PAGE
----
Reality TV casting director Jazzy Collins, CSA, has worked on everything from Rachel Lindsay’s season of The Bachelorette to Peacock’s first season of The Traitors, plus Lizzo’s Watch Out For The Big Grrls, Love Island, and The Circle.
Her work casting The Traitors US earned her a second Emmy nomination, making her the first Black two-time Emmy nominee in the category. (The Emmys will now be presented in early 2024 because of the ongoing WGA and SAG-AFTRA strikes.)
After years of working on The Bachelor and Bachelorette, Jazzy Collins did something few people in Hollywood do: she called out the show she’d been working for, describing her own experience on the crew (“I felt alone”) and critiquing the production itself (“Your show has white-washed for decades, inside and out”).
When I interviewed Jazzy a few weeks ago, I had questions about The Traitors—of course!—but we began our conversation about the reality TV industry with that moment. (This interview has been condensed and edited to clean up human speech.)
Andy Dehnart: If you don’t mind me starting [with The Bachelor], I’m curious if there was any sort of reaction, on any level—people really grateful that you were talking about this, or any kind of blowback?
Jazzy Collins: I think I was expecting to get a lot more blacklisting, and I’m not going to hire you because you spoke out about such a large company and such a large franchise. But actually, I was met with the complete opposite. Everyone was really, really supportive.
Other people came forward with their experiences as well. A collective of people that were at The Bachelor at one point and experienced—whether it be racism, or prejudices—and we got to talk a little bit more about it.
It almost felt therapeutic to discuss it, but it also really opened up [a conversation]: Hey, we have a problem here when it comes to casting and production, and making sure things are done in a great manner and making sure everyone is represented properly—on screen and behind the camera.
Andy Dehnart: Does the problem primarily lie with audiences—like the racist reaction to Rachel’s season of The Bachelorette? Or is it just structural racism and institutional problems at companies who are producing shows?
What do you think kept reality TV from really being reflective of the world?
Jazzy Collins: I think it’s a mixture of both. When reality TV first came to market and was big, if you look back on some old shows, even America’s Next Top Model, you see some of the scenes and it’s so cringy. We just accepted it, right? Because we thought it was okay.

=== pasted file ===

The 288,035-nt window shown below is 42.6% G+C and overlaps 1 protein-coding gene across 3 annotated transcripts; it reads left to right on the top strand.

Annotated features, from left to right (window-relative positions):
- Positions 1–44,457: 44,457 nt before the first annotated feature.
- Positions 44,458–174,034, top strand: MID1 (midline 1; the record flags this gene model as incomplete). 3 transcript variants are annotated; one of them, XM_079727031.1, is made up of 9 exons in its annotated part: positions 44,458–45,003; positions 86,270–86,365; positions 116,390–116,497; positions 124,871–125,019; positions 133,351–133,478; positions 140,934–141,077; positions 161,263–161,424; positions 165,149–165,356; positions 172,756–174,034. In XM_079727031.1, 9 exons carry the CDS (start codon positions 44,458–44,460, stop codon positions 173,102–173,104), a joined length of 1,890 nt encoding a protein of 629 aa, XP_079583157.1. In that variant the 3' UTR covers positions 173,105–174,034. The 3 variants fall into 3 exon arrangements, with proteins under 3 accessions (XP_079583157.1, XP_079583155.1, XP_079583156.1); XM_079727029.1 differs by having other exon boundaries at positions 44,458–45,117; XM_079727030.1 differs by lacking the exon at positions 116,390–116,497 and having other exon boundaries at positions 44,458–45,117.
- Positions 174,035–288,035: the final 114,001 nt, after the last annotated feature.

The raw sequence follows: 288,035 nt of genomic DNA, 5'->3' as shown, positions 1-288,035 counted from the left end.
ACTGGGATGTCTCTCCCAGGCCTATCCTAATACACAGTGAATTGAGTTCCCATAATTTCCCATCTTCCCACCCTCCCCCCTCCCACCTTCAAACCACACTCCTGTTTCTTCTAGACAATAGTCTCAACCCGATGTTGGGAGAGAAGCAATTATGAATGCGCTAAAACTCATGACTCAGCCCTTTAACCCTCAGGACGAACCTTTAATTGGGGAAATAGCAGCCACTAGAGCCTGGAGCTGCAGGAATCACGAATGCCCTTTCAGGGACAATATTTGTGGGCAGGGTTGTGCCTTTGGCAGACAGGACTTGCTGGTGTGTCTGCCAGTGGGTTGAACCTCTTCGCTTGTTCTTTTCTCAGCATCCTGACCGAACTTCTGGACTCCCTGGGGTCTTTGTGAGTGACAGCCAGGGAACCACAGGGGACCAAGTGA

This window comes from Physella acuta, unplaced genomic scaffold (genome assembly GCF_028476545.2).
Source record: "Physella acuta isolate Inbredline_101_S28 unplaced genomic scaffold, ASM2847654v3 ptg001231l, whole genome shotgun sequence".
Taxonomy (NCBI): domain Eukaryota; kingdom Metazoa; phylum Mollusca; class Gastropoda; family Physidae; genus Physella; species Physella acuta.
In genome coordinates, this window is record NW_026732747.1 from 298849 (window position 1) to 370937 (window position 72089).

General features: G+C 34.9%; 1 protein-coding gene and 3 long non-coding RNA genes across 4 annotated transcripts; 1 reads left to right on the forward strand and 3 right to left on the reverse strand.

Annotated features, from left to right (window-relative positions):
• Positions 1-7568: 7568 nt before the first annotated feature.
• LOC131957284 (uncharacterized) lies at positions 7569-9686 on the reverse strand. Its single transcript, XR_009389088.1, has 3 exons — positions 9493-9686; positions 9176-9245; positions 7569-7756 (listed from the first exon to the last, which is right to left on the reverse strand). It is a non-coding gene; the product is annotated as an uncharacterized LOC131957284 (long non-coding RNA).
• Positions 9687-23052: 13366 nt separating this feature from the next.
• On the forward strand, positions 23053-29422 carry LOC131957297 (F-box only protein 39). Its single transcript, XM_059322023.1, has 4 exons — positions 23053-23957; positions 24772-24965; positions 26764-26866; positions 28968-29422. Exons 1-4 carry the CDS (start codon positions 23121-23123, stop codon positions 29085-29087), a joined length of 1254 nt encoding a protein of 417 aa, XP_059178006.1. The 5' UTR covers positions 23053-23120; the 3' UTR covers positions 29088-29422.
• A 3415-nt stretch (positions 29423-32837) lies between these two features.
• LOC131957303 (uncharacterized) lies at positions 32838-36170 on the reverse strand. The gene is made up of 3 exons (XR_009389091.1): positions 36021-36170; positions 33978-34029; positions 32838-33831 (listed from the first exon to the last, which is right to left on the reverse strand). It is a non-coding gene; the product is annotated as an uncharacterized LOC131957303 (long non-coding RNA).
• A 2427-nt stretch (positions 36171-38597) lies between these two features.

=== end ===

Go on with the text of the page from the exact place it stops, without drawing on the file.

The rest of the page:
Now at this point, after the Black Lives Matter movement, I think people were like: Listen, we need to do something and actually start representing the people that are watching TV shows.
From there, then we have that discussion, especially with casting—because it all starts with us.
What can we do to make sure more minorities are represented properly on TV? What we really did was start reaching out to people that we normally wouldn’t cast. We started opening ourselves up to communities, like the deaf community, and really trying to find ways to get them on TV.
More recognition is there, but [we also had to be] making sure we weren’t having any implicit bias when we started casting. I think a lot of people want to cast people they know, or what they think Black people look like on TV. Now we’re realizing: No, we need to start casting responsibly, and go from there.
Executives also are the ones greenlighting these series. So we’ve got to make sure executives are also doing all of this responsibly, and I’m starting to see a shift, a lot more representation. And I’m excited to see where we’re going to go in the next five to 10 years.
Andy Dehnart: In your experience, are executives still as active in casting as they were in those early days, or are they giving more trust to production companies?
Jazzy Collins: Yes, it’s a mixture of both. We still have a lot of conversations with networks, and we have a lot with production companies, and also the casting company. It’s a very collective discussion every time we cast something. Even if the network may not agree with the production company, casting can jump in. It’s all a collective discussion, and then we come to an agreement who we think would be best for the show.